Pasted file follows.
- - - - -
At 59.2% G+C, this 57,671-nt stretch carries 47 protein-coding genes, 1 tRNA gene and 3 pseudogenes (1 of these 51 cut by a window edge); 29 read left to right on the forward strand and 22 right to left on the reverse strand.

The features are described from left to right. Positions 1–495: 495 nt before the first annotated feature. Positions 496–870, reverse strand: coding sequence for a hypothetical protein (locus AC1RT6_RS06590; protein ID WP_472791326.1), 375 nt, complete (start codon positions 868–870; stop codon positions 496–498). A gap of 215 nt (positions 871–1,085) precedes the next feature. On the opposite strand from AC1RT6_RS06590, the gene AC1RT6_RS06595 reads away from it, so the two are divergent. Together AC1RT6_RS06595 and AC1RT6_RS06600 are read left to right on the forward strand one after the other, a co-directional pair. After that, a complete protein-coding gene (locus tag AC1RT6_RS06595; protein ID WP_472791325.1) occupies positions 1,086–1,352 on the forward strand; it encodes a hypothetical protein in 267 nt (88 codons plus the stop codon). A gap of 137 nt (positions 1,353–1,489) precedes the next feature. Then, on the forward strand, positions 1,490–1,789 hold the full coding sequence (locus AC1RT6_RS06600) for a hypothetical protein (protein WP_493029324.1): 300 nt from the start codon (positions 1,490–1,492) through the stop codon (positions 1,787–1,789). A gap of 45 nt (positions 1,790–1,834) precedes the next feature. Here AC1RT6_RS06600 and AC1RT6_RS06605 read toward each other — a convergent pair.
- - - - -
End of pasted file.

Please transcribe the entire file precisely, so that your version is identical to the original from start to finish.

At 59.2% G+C, this 57,671-nt stretch carries 47 protein-coding genes, 1 tRNA gene and 3 pseudogenes (1 of these 51 cut by a window edge); 29 read left to right on the forward strand and 22 right to left on the reverse strand.

The features are described from left to right. Positions 1–495: 495 nt before the first annotated feature. Positions 496–870, reverse strand: coding sequence for a hypothetical protein (locus AC1RT6_RS06590; protein ID WP_472791326.1), 375 nt, complete (start codon positions 868–870; stop codon positions 496–498). A gap of 215 nt (positions 871–1,085) precedes the next feature. On the opposite strand from AC1RT6_RS06590, the gene AC1RT6_RS06595 reads away from it, so the two are divergent. Together AC1RT6_RS06595 and AC1RT6_RS06600 are read left to right on the forward strand one after the other, a co-directional pair. After that, a complete protein-coding gene (locus tag AC1RT6_RS06595; protein ID WP_472791325.1) occupies positions 1,086–1,352 on the forward strand; it encodes a hypothetical protein in 267 nt (88 codons plus the stop codon). A gap of 137 nt (positions 1,353–1,489) precedes the next feature. Then, on the forward strand, positions 1,490–1,789 hold the full coding sequence (locus AC1RT6_RS06600) for a hypothetical protein (protein WP_493029324.1): 300 nt from the start codon (positions 1,490–1,492) through the stop codon (positions 1,787–1,789). A gap of 45 nt (positions 1,790–1,834) precedes the next feature. Here AC1RT6_RS06600 and AC1RT6_RS06605 read toward each other — a convergent pair.